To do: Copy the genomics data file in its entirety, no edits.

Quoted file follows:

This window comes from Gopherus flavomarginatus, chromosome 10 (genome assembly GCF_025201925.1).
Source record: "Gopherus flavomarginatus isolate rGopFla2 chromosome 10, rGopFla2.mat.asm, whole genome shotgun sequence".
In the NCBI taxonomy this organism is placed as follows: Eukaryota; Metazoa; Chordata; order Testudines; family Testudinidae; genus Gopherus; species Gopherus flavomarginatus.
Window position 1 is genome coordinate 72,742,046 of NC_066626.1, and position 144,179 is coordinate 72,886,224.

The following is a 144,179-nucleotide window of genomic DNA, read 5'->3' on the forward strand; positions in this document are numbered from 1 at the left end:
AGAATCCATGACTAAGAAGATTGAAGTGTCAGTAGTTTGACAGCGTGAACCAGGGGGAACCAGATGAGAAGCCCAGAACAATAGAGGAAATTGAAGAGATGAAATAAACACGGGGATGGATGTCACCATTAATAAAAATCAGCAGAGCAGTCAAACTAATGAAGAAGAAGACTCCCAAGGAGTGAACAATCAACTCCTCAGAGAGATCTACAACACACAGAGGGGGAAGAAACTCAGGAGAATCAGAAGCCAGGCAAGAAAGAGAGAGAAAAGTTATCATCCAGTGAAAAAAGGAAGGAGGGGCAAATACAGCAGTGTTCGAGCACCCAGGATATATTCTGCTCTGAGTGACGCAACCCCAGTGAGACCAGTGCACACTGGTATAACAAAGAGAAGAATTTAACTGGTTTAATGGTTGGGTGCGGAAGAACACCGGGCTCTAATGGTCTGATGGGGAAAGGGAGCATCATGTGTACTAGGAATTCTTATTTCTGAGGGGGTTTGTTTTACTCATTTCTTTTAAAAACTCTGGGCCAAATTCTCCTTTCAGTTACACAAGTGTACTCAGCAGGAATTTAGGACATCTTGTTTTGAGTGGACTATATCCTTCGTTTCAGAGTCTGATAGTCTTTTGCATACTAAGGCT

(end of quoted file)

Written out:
This window comes from Gopherus flavomarginatus, chromosome 10 (genome assembly GCF_025201925.1).
Source record: "Gopherus flavomarginatus isolate rGopFla2 chromosome 10, rGopFla2.mat.asm, whole genome shotgun sequence".
In the NCBI taxonomy this organism is placed as follows: Eukaryota; Metazoa; Chordata; order Testudines; family Testudinidae; genus Gopherus; species Gopherus flavomarginatus.
Window position 1 is genome coordinate 72,742,046 of NC_066626.1, and position 144,179 is coordinate 72,886,224.

The following is a 144,179-nucleotide window of genomic DNA, read 5'->3' on the forward strand; positions in this document are numbered from 1 at the left end:
AGAATCCATGACTAAGAAGATTGAAGTGTCAGTAGTTTGACAGCGTGAACCAGGGGGAACCAGATGAGAAGCCCAGAACAATAGAGGAAATTGAAGAGATGAAATAAACACGGGGATGGATGTCACCATTAATAAAAATCAGCAGAGCAGTCAAACTAATGAAGAAGAAGACTCCCAAGGAGTGAACAATCAACTCCTCAGAGAGATCTACAACACACAGAGGGGGAAGAAACTCAGGAGAATCAGAAGCCAGGCAAGAAAGAGAGAGAAAAGTTATCATCCAGTGAAAAAAGGAAGGAGGGGCAAATACAGCAGTGTTCGAGCACCCAGGATATATTCTGCTCTGAGTGACGCAACCCCAGTGAGACCAGTGCACACTGGTATAACAAAGAGAAGAATTTAACTGGTTTAATGGTTGGGTGCGGAAGAACACCGGGCTCTAATGGTCTGATGGGGAAAGGGAGCATCATGTGTACTAGGAATTCTTATTTCTGAGGGGGTTTGTTTTACTCATTTCTTTTAAAAACTCTGGGCCAAATTCTCCTTTCAGTTACACAAGTGTACTCAGCAGGAATTTAGGACATCTTGTTTTGAGTGGACTATATCCTTCGTTTCAGAGTCTGATAGTCTTTTGCATACTAAGGCT